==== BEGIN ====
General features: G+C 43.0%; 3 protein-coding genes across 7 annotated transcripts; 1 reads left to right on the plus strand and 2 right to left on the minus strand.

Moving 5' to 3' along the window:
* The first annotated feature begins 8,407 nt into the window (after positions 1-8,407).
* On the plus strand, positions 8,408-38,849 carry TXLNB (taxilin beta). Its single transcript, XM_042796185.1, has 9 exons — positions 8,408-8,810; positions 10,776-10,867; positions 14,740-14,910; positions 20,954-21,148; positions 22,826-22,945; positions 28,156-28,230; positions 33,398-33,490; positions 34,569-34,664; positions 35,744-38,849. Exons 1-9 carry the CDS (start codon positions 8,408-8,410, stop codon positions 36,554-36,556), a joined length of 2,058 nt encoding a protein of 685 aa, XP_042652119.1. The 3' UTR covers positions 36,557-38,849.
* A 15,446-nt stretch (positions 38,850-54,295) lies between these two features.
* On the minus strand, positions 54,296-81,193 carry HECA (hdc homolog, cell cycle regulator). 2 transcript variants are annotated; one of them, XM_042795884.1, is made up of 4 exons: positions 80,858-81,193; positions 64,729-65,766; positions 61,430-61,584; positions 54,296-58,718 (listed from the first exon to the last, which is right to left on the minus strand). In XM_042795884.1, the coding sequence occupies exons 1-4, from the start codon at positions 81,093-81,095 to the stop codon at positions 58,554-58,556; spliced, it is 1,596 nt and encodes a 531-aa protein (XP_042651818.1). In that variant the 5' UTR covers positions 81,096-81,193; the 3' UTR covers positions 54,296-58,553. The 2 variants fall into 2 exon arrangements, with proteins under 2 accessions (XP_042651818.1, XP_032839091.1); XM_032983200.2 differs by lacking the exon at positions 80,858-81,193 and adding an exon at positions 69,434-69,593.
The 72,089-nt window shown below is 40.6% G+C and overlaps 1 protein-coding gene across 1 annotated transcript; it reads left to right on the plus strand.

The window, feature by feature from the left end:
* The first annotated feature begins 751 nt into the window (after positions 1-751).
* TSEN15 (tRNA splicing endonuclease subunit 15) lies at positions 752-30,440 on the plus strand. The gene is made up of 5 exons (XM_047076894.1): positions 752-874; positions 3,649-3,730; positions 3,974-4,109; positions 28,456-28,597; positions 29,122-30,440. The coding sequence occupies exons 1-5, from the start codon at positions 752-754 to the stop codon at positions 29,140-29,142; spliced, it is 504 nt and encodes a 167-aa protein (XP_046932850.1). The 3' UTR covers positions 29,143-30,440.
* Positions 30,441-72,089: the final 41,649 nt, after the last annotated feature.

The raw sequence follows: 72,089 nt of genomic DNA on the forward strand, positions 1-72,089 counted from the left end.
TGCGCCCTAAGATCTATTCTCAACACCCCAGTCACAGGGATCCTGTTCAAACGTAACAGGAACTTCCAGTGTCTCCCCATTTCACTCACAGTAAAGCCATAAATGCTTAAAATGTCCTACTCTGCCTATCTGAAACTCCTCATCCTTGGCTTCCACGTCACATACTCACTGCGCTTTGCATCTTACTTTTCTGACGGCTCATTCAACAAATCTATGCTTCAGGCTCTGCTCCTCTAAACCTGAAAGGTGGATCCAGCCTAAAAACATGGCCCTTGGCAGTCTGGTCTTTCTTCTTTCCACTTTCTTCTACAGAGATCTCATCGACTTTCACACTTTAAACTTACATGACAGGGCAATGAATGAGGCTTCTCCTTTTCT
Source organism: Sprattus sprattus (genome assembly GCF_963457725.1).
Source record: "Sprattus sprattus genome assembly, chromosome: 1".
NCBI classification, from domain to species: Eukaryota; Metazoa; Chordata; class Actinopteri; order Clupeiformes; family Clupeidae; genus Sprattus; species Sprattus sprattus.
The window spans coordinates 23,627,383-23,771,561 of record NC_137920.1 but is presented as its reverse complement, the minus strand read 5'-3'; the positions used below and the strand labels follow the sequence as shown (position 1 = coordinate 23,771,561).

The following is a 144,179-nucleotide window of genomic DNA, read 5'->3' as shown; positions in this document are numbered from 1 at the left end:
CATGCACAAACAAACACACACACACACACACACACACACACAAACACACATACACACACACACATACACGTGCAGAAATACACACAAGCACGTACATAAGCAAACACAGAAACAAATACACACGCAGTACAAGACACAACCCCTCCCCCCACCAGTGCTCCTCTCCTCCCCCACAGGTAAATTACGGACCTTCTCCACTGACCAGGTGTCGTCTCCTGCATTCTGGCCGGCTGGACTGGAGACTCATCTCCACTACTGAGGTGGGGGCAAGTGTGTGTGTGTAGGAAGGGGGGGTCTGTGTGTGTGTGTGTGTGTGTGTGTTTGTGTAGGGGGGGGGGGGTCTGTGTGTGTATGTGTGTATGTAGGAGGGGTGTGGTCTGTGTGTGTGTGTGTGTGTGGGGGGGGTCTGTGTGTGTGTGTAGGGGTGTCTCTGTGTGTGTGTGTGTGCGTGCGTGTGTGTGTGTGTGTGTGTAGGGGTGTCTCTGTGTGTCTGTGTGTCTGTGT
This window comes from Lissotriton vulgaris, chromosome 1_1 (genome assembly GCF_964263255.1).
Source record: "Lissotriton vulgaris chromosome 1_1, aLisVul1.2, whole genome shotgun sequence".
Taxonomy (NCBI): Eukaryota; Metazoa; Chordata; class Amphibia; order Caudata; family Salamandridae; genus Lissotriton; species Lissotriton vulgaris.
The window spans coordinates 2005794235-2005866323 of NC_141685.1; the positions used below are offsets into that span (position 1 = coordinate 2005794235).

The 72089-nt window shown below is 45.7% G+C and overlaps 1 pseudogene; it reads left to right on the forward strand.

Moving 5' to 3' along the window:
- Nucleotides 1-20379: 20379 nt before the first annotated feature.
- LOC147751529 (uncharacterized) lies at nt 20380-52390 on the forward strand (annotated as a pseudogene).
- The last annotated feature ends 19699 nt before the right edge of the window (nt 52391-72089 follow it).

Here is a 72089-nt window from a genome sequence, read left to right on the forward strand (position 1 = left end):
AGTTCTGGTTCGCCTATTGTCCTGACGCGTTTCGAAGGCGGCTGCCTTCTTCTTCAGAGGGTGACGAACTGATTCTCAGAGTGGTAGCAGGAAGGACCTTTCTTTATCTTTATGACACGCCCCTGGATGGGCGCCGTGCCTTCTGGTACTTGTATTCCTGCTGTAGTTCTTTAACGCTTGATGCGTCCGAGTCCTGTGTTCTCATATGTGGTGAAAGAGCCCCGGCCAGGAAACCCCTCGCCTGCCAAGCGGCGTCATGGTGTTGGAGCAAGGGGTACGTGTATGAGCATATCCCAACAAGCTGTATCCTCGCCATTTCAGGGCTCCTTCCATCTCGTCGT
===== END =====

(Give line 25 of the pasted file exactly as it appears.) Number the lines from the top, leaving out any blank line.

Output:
Moving 5' to 3' along the window: